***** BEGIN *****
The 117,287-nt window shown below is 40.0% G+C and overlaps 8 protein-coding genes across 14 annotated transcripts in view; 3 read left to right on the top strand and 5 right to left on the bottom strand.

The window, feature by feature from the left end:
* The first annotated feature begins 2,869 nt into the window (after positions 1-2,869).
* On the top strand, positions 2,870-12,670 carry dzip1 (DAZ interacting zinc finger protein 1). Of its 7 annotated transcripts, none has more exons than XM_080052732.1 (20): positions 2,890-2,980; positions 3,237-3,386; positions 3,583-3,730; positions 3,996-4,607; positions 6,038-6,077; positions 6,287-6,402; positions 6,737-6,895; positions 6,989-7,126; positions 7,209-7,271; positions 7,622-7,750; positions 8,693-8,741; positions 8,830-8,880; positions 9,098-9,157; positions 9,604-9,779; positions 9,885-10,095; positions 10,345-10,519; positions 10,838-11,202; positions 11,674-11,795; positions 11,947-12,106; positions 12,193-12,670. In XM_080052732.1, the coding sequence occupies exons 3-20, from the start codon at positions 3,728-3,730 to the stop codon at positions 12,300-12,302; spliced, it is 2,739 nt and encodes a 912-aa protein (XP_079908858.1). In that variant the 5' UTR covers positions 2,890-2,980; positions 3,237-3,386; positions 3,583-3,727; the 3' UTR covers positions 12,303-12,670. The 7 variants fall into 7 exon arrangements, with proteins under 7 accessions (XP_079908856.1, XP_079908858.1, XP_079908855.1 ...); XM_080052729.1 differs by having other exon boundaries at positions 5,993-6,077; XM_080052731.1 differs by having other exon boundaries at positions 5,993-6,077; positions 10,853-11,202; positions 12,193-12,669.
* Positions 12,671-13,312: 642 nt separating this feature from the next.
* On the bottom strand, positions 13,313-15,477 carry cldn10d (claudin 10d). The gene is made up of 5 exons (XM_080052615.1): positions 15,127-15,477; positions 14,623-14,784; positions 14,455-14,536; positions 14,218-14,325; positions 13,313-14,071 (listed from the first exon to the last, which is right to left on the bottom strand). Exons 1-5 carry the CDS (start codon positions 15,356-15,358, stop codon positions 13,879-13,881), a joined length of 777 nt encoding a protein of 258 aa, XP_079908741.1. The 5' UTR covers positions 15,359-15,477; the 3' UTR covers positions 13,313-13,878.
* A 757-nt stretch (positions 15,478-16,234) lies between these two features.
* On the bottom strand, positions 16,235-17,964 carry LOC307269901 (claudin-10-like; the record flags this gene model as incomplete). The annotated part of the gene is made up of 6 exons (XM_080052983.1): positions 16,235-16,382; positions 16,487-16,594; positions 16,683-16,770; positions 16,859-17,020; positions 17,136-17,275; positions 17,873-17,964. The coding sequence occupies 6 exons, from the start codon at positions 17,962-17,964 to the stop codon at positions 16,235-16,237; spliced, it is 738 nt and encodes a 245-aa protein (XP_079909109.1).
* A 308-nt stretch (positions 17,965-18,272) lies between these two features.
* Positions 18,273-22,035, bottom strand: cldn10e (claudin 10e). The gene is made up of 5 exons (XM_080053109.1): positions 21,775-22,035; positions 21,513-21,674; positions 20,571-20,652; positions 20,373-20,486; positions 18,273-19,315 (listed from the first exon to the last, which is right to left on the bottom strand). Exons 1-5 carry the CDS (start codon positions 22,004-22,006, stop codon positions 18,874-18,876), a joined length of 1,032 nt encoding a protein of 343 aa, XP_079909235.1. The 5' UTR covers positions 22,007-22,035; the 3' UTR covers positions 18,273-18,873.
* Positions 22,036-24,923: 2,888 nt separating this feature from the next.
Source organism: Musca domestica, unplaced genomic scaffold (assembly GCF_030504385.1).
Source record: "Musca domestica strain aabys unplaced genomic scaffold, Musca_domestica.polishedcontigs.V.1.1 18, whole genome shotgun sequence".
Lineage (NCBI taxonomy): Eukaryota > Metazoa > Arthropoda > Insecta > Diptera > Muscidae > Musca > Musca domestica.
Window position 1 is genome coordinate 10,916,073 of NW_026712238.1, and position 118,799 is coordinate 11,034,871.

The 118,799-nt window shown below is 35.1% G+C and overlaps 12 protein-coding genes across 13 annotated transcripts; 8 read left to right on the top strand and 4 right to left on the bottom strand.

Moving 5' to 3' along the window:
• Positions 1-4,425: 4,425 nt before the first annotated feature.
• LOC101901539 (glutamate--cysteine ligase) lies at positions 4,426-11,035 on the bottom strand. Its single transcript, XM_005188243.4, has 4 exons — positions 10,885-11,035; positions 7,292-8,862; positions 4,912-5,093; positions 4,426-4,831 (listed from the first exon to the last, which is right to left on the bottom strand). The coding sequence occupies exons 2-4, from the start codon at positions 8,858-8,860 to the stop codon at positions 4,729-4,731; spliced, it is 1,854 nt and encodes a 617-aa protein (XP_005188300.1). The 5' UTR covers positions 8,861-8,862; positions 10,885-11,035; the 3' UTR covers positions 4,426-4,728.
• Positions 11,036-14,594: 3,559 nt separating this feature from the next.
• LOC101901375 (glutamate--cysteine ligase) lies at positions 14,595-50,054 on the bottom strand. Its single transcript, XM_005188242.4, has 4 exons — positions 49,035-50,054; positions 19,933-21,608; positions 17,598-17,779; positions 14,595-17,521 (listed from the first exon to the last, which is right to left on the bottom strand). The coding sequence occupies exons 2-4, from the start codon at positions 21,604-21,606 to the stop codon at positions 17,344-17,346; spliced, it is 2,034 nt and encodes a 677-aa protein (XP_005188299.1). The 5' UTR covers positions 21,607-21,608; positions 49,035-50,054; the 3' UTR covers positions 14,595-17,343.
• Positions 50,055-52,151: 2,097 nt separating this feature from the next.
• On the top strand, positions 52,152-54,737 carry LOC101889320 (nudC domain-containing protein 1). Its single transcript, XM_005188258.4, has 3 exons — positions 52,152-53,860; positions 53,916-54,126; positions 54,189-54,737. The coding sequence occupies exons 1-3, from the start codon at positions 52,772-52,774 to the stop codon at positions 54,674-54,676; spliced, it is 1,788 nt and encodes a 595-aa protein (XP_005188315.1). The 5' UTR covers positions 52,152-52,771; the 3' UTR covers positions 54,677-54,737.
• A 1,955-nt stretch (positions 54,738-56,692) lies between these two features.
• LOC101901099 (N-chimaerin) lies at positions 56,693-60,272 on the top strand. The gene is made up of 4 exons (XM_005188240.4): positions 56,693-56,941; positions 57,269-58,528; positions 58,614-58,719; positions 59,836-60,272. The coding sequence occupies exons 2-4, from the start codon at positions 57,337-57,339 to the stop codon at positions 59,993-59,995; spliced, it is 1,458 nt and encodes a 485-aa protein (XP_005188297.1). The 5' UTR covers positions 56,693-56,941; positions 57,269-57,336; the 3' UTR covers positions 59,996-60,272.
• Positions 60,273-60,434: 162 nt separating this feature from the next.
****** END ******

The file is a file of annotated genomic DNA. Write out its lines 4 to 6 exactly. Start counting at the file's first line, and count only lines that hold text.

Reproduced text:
* On the top strand, positions 2,870-12,670 carry dzip1 (DAZ interacting zinc finger protein 1). Of its 7 annotated transcripts, none has more exons than XM_080052732.1 (20): positions 2,890-2,980; positions 3,237-3,386; positions 3,583-3,730; positions 3,996-4,607; positions 6,038-6,077; positions 6,287-6,402; positions 6,737-6,895; positions 6,989-7,126; positions 7,209-7,271; positions 7,622-7,750; positions 8,693-8,741; positions 8,830-8,880; positions 9,098-9,157; positions 9,604-9,779; positions 9,885-10,095; positions 10,345-10,519; positions 10,838-11,202; positions 11,674-11,795; positions 11,947-12,106; positions 12,193-12,670. In XM_080052732.1, the coding sequence occupies exons 3-20, from the start codon at positions 3,728-3,730 to the stop codon at positions 12,300-12,302; spliced, it is 2,739 nt and encodes a 912-aa protein (XP_079908858.1). In that variant the 5' UTR covers positions 2,890-2,980; positions 3,237-3,386; positions 3,583-3,727; the 3' UTR covers positions 12,303-12,670. The 7 variants fall into 7 exon arrangements, with proteins under 7 accessions (XP_079908856.1, XP_079908858.1, XP_079908855.1 ...); XM_080052729.1 differs by having other exon boundaries at positions 5,993-6,077; XM_080052731.1 differs by having other exon boundaries at positions 5,993-6,077; positions 10,853-11,202; positions 12,193-12,669.
* Positions 12,671-13,312: 642 nt separating this feature from the next.
* On the bottom strand, positions 13,313-15,477 carry cldn10d (claudin 10d). The gene is made up of 5 exons (XM_080052615.1): positions 15,127-15,477; positions 14,623-14,784; positions 14,455-14,536; positions 14,218-14,325; positions 13,313-14,071 (listed from the first exon to the last, which is right to left on the bottom strand). Exons 1-5 carry the CDS (start codon positions 15,356-15,358, stop codon positions 13,879-13,881), a joined length of 777 nt encoding a protein of 258 aa, XP_079908741.1. The 5' UTR covers positions 15,359-15,477; the 3' UTR covers positions 13,313-13,878.